Published online by Cambridge University Press: 20 January 2021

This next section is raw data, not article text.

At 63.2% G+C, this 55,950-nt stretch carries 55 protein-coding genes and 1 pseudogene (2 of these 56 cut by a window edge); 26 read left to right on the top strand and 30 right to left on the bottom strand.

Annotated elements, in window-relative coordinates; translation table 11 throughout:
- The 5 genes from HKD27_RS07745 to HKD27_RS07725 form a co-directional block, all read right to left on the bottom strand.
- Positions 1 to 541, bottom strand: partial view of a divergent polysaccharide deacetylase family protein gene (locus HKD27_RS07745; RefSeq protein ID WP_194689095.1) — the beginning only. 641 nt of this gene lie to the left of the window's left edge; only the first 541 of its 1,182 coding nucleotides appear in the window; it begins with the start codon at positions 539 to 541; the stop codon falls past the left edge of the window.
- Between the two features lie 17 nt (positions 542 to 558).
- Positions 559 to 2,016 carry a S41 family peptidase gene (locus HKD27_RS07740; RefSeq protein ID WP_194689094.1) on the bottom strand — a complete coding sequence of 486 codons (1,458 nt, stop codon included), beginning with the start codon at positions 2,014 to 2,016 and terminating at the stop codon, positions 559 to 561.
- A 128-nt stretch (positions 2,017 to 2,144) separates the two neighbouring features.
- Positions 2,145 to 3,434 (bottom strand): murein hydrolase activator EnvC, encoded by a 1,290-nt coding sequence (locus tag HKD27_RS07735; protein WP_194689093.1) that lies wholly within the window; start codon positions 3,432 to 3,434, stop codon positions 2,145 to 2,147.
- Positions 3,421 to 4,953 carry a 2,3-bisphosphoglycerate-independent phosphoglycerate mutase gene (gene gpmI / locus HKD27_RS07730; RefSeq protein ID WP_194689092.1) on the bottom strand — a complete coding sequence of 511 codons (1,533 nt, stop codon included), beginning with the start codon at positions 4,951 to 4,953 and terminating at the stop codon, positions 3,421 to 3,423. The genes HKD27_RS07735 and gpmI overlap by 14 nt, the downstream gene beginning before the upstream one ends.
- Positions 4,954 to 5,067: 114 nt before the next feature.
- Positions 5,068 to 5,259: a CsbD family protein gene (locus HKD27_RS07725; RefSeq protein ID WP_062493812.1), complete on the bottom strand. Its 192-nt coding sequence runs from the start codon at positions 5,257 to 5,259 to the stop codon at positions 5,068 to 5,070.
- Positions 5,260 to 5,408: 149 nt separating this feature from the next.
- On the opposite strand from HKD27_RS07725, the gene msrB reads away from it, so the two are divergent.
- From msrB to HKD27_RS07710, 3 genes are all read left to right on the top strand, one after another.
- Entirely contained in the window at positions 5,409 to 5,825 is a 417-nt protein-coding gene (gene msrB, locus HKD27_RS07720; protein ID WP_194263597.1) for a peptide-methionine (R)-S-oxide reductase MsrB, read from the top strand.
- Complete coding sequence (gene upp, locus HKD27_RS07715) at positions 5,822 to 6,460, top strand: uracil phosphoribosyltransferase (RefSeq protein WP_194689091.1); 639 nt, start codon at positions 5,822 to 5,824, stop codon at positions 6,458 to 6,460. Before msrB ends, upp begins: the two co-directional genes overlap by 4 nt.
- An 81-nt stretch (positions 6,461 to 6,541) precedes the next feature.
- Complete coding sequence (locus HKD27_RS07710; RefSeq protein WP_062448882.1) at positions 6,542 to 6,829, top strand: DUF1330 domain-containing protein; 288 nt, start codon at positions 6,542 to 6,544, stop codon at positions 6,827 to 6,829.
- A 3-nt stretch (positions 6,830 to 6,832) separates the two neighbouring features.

Early Christians were certainly inclined to look upon Plato as an ally. The first part of this chapter considers how far Eusebius and other apologists succeeded in making out the case that the Bible and Plato proclaim the same God. In the second part it proposes that the Johannine concept of the Logos was at once more foreign to Plato and more palatable to certain of his followers than Augustine supposed it to be. It concludes by examining two indictments of the hermeneutic method of the Fathers – first, that they co-opted the Platonic device of allegoresis to overwrite the plain sense of the scriptures, and secondly that under Platonic influence they surrendered faith to philosophy in their mystical readings of the Song of Songs.